While officials in other major cities along the train route would have a few extra days to make their plans, those in Washington DC had no such advantage. Decisions had to be made quickly and then directives given to those who would carry out the assignments. For example, in addition to building a catafalque, arrangements for a horse drawn cortege had to be made and Cavalrymen selected to accompany the planned procession from the White House to the Capitol Building. Further, to accommodate the expected crowds, grandstands were ordered to be constructed. While it was a frantic pace, the cabinet members and friends of Abraham Lincoln worked so well together in this tragic situation that the commemorative events in Washington DC provided the city’s residents, and thousands of visitors, a fitting farewell to the President.
Then, there was also, “The President’s Train.”
The concept of the special train with stops re-tracing Lincoln’s inaugural route was developed by Edwin Stanton, Ward Lamon, and Robert Lincoln, and the logistics of those arrangements required the coordination of hundreds of officials and workmen, but the train was still ready to leave Washington DC at 7am on Friday, only six days after Lincoln’s death. The train was covered in black cloth, with large American Flags. It had nine cars, including a car built earlier for the President which contained a parlor, sleeping compartment, and a former reception area which was converted to hold the President’s coffin and catafalque, while other cars accommodated nearly 300 mourners, many of whom made the entire twelve-day trip. The train was ordered to never travel more than twenty miles per hour and the very detailed schedule, which gave anticipated locations in half-hour increments for the entire route, was printed in over one hundred newspapers along its expected path. Robert rode to Baltimore on the train, but from there, returned to Washington to help his mother. Also on the train was the body of Willie, the young son who had died in the White House in 1862, which had been buried in Washington DC.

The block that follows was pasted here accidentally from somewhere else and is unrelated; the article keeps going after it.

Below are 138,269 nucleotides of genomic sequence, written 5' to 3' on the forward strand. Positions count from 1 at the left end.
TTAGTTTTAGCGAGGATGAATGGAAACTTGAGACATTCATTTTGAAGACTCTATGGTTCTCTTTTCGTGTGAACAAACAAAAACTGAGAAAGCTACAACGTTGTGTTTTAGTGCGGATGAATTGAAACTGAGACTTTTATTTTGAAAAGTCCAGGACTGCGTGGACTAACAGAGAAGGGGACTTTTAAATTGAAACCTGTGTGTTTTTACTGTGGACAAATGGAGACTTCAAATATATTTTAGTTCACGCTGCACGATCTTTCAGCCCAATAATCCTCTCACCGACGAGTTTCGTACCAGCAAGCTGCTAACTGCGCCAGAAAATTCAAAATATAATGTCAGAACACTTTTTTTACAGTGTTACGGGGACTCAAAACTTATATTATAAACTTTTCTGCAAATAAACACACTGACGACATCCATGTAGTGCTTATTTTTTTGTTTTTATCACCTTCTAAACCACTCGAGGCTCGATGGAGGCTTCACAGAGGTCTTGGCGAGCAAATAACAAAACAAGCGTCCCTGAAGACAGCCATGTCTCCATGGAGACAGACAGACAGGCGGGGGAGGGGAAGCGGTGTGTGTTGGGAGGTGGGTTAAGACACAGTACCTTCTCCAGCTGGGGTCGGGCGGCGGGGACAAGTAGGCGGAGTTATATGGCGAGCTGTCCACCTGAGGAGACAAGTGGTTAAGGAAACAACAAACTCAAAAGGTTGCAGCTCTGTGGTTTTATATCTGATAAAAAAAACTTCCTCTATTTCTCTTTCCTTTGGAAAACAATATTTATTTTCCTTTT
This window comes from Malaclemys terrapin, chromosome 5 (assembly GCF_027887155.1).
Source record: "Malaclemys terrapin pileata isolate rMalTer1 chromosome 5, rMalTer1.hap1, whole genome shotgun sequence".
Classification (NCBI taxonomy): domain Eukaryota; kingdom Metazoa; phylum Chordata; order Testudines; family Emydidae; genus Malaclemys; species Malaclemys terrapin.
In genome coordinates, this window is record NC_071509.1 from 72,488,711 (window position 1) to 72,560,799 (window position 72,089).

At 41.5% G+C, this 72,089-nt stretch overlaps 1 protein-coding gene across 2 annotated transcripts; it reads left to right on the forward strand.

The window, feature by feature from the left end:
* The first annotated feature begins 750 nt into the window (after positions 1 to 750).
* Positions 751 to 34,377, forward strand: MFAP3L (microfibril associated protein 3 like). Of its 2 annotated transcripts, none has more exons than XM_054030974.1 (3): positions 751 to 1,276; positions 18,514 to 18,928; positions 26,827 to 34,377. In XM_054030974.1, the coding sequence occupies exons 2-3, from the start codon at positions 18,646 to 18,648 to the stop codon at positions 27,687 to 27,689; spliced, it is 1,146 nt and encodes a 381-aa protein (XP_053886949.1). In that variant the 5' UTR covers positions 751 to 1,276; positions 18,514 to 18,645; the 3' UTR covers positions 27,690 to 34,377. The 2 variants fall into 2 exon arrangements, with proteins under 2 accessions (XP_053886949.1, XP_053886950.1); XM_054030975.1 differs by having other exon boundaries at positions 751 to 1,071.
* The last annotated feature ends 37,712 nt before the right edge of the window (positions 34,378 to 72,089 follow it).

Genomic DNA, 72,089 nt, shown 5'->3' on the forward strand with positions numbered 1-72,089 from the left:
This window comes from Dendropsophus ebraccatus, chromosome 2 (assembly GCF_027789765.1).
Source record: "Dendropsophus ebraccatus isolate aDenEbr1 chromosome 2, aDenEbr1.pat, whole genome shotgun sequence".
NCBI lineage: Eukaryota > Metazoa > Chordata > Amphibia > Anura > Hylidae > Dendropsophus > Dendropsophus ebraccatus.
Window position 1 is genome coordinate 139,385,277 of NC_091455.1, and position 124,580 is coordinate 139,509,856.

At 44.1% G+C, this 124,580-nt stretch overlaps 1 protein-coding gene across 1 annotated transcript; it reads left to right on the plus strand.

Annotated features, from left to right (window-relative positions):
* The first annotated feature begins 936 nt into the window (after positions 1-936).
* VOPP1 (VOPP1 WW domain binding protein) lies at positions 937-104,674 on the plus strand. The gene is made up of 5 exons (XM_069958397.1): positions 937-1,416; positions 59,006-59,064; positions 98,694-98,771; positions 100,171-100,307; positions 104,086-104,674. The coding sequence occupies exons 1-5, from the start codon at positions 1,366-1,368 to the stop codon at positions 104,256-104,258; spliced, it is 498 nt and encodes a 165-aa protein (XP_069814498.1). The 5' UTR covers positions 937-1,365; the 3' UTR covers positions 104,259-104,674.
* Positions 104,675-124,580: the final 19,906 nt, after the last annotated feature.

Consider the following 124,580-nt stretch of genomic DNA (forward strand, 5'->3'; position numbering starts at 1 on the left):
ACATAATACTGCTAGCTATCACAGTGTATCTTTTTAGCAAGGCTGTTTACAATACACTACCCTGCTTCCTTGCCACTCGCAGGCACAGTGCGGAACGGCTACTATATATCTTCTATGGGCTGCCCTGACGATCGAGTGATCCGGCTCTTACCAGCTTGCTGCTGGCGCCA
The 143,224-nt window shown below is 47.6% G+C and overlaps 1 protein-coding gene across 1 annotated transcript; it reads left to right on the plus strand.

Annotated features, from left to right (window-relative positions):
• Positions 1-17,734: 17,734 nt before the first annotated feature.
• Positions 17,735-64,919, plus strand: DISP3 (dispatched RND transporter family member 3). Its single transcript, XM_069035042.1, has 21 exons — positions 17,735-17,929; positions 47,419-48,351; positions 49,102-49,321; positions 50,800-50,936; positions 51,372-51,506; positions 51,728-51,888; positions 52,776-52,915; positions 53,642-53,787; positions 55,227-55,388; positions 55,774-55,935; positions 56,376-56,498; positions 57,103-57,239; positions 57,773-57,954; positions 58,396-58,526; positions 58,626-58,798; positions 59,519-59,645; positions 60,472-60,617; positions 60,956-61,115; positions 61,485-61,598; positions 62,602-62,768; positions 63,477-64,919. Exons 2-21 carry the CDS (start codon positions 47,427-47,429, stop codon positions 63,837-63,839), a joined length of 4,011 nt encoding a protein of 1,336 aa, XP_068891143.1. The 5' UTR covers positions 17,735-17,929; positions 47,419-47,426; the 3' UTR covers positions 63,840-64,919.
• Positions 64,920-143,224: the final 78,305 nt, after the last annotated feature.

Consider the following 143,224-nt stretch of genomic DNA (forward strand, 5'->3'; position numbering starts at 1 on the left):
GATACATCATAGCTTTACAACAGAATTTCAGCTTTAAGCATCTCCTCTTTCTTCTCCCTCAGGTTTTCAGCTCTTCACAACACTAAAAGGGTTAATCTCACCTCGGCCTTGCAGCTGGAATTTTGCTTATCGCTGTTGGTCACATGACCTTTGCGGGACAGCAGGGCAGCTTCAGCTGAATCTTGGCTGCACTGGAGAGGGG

Willie was going home with his father.
A reporter in Chicago who knew Lincoln tried to express the overwhelming sadness he observed throughout city and concluded his remarks poetically. “He who writes this is weeping. He who reads this is weeping. Hushed be the city. Hung be the heavens in black. Let the tumult of traffic cease. Let the streets be still. Let the lake rest. Let the winds be lulled. Let the bells toll. Home, bear him tenderly home.”
In Springfield, after the last funeral service, on May 4, 1865, the bodies of President Lincoln and his son, Willie, were placed in a temporary tomb, just below the hill where they would later be interred. Work soon started on what would become “Lincoln’s Tomb” which would be the final, and fitting, resting place for a special President.
Abraham Lincoln was home.